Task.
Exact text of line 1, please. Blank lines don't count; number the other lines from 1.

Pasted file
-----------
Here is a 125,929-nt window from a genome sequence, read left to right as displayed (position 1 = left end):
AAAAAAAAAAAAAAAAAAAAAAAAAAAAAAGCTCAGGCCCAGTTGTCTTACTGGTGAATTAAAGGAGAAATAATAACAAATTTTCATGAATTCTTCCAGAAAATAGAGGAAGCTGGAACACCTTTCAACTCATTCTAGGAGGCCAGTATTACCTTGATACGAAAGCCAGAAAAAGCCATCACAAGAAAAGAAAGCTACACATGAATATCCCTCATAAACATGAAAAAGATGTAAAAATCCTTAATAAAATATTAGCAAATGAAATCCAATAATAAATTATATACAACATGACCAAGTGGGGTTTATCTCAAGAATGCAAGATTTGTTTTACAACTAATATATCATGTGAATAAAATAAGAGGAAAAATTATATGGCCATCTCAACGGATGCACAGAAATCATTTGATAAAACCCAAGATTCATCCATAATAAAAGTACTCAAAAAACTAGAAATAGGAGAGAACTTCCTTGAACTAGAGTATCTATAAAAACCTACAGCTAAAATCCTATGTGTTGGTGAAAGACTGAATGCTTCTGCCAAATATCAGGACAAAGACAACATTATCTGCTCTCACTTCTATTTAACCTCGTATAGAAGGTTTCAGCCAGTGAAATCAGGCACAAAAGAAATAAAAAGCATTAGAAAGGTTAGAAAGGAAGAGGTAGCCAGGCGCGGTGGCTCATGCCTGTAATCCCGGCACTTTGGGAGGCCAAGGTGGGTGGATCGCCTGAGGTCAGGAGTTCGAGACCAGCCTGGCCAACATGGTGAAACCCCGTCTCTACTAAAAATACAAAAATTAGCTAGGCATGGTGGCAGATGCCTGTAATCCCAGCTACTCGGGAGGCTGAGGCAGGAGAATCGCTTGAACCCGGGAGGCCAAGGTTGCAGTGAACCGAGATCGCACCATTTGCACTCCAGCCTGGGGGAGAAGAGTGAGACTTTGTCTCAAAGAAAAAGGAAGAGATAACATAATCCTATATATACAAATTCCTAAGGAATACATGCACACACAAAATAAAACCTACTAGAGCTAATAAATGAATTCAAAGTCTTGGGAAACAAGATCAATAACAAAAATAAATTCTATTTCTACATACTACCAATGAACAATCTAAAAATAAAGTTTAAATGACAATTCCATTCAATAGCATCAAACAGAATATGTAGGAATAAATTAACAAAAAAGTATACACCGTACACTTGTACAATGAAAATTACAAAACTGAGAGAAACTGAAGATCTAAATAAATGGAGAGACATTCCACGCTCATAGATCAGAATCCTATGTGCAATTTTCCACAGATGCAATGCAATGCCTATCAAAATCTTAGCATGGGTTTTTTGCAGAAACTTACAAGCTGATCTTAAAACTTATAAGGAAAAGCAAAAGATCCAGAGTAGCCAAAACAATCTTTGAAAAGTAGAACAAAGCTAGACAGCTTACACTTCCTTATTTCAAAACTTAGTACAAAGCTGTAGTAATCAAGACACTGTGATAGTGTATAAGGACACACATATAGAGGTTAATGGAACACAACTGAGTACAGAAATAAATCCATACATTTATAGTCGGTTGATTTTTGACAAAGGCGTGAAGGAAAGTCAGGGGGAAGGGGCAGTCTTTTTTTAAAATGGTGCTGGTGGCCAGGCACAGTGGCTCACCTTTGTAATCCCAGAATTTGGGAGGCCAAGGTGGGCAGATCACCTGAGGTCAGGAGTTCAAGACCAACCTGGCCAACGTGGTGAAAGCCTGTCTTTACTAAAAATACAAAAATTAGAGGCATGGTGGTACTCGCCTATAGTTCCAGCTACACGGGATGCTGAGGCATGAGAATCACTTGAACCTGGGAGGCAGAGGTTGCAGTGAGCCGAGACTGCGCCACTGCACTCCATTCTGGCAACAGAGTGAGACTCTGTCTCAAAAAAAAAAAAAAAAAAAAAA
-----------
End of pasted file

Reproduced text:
Here is a 125,929-nt window from a genome sequence, read left to right as displayed (position 1 = left end):